April 2022
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Also In This Issue A Winning Combination
World's Largest Solar + Storage Project is Transforming the Oil-Rich California Desert read_more

Big Wins for Workers
White House Unveils Worker-First Agenda read_more

The IBEW's Got Talent
Local 3 Member Sings
at NHL Arena He
Helped Build read_more

North of 49°
Canadian Government Promotes Skilled Trades with New Campaign read_more

Au nord du 49° parallèle
La campagne du gouvernement fait la promotion des métiers spécialisés read_more

My IBEW Story Christopher Todora read_more

Grounded in History How Locals Get
Their Numbers read_more

NEBF 2022 read_more

PBF Summary
Annual Report





Cover Photo

Back to its Mission
Labor Board Returns to
Putting Working People First

THE MERCILESS conditions at an eastern Illinois cooking-spray factory cried out for a union.

Poverty wages, grueling shifts, daily indignities and policies so punitive that grieving workers burying family members were disciplined for being absent.

With jobs scarce in their once-thriving industrial region, the owners of Full-Fill Industries believed they held all the cards.

They clung to that belief even as workers bravely organized in 2019, becoming members of Danville Local 538. Management refused to bargain, eroding the unit's support with dirty tricks and withdrawing recognition after a year, all the while shrugging off grievances and unfair labor practice complaints.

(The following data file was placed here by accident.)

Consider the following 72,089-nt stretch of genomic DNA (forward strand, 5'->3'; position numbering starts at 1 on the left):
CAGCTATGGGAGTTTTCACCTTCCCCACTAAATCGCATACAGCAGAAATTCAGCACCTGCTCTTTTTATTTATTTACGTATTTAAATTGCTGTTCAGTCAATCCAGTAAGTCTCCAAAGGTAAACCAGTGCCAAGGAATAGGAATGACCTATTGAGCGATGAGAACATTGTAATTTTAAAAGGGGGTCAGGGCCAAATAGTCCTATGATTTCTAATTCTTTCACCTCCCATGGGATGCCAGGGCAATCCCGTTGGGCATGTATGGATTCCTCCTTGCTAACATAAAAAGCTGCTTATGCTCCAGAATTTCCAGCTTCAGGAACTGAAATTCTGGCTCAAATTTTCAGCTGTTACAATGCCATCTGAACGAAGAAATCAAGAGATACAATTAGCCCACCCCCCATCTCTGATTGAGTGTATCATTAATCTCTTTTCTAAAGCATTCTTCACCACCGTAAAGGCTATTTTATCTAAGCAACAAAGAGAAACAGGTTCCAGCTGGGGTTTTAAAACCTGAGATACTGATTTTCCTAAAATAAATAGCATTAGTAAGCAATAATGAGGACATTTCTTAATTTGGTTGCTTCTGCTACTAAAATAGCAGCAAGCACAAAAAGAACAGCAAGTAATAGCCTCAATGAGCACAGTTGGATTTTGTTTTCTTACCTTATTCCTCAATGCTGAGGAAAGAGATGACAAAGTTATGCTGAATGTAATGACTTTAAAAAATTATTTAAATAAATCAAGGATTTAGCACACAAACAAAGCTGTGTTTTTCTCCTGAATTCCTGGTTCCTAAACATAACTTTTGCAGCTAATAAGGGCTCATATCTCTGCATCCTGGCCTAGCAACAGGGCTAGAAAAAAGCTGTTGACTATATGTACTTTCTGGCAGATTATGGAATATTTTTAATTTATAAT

Employers knew they had little to fear at the time from a National Labor Relations Board openly hostile to workers and unions.

Then Joe Biden took office and immediately fired the board's virulently anti-union general counsel.

With new lawyers and a board majority reflecting the Biden administration's pro-union values, today's NLRB is a sizzling revival of the agency created 87 years ago to protect workers' rights and encourage collective bargaining.

As swiftly as possible, the new team is undoing the wreckage of its predecessors, rebuilding field staff, and going to the mat for workers in ways that were unimaginable in the recent past.

For the struggling Illinois unit, that means a board willing to fight for them in federal court to force their employer to the table.

"Oh man, politics matter," said Local 538 Business Manager Mike Arbuckle. "If you don't think so, look at how the NLRB is standing up for us. They have our backs and that wasn't true when this campaign started. We'd file ULPs and they weren't going anywhere because of who was sitting on the board." read_more

  Local Lines

Officers Column Stephenson:
A '180' at the NLRB read_more
Rebuilding America
Right the First Time read_more

TransitionsStephen Schoemehl;
James E. Meyer read_more

PoliticsIowa Plan to Cut Unemployment Benefits
Puts Squeeze on Construction Members;
How Unions Strengthen Communities and
Democracy read_more

Organizing WireBC Local Organizes Workers at Coast Mountain Hydro read_more

CircuitsIndiana Local Adopts
Sea Cadet Division;
Frustrated Illinois Municipal Workers Turn to the IBEW read_more

LettersThe 'Old' LaGuardia Led Me to the IBEW read_more

In MemoriamFebruary 2022 read_more

Who We AreTrailblazing Alabama Member's Passion Is
a Blessing for
Special Needs Community read_more


Change of Address